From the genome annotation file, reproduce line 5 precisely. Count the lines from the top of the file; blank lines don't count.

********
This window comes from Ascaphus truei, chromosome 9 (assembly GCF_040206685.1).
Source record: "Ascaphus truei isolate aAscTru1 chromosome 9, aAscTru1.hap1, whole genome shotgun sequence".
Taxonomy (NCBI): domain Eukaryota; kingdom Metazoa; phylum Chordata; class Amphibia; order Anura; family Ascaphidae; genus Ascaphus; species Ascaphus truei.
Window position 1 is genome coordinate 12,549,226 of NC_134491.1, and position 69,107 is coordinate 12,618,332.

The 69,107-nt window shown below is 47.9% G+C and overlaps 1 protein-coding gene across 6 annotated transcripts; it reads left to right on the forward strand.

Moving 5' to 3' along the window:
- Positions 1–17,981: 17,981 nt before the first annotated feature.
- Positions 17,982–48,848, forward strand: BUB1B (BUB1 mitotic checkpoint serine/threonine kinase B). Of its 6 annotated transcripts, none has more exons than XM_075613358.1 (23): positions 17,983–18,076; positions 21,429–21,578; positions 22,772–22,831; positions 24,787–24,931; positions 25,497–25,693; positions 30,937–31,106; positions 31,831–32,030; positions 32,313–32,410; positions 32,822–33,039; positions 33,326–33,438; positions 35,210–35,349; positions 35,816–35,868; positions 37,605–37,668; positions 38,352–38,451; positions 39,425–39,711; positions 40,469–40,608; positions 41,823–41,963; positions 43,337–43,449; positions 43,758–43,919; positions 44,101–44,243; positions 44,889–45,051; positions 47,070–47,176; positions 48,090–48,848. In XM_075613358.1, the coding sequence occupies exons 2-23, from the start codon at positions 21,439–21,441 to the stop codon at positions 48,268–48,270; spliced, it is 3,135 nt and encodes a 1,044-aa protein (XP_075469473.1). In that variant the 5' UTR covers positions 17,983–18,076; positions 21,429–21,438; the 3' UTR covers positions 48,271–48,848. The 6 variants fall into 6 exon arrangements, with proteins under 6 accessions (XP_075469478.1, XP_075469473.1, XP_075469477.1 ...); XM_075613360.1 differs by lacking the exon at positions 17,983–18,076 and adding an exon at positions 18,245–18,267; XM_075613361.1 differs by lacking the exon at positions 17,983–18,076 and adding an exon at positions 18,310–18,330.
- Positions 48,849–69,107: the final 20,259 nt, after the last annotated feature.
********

The 69,107-nt window shown below is 47.9% G+C and overlaps 1 protein-coding gene across 6 annotated transcripts; it reads left to right on the forward strand.